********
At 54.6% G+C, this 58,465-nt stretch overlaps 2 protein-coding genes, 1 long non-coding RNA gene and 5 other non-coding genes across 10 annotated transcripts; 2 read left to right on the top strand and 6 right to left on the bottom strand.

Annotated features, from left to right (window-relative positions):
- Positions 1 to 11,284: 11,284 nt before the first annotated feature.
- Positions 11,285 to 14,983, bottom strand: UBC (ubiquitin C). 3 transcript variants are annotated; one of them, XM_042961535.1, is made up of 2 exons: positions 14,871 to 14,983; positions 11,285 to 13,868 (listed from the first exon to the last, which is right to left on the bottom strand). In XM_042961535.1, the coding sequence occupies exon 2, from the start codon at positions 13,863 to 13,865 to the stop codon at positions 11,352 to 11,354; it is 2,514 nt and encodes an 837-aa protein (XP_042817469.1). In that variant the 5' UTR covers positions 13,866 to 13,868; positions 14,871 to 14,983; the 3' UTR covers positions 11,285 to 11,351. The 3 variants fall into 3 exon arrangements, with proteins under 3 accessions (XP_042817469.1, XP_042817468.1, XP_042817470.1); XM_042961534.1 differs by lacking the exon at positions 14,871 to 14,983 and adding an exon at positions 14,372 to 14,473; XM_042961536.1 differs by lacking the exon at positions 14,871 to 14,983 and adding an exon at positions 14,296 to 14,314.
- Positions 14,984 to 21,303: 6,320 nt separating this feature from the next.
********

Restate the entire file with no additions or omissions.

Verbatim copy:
At 54.6% G+C, this 58,465-nt stretch overlaps 2 protein-coding genes, 1 long non-coding RNA gene and 5 other non-coding genes across 10 annotated transcripts; 2 read left to right on the top strand and 6 right to left on the bottom strand.

Annotated features, from left to right (window-relative positions):
- Positions 1 to 11,284: 11,284 nt before the first annotated feature.
- Positions 11,285 to 14,983, bottom strand: UBC (ubiquitin C). 3 transcript variants are annotated; one of them, XM_042961535.1, is made up of 2 exons: positions 14,871 to 14,983; positions 11,285 to 13,868 (listed from the first exon to the last, which is right to left on the bottom strand). In XM_042961535.1, the coding sequence occupies exon 2, from the start codon at positions 13,863 to 13,865 to the stop codon at positions 11,352 to 11,354; it is 2,514 nt and encodes an 837-aa protein (XP_042817469.1). In that variant the 5' UTR covers positions 13,866 to 13,868; positions 14,871 to 14,983; the 3' UTR covers positions 11,285 to 11,351. The 3 variants fall into 3 exon arrangements, with proteins under 3 accessions (XP_042817469.1, XP_042817468.1, XP_042817470.1); XM_042961534.1 differs by lacking the exon at positions 14,871 to 14,983 and adding an exon at positions 14,372 to 14,473; XM_042961536.1 differs by lacking the exon at positions 14,871 to 14,983 and adding an exon at positions 14,296 to 14,314.
- Positions 14,984 to 21,303: 6,320 nt separating this feature from the next.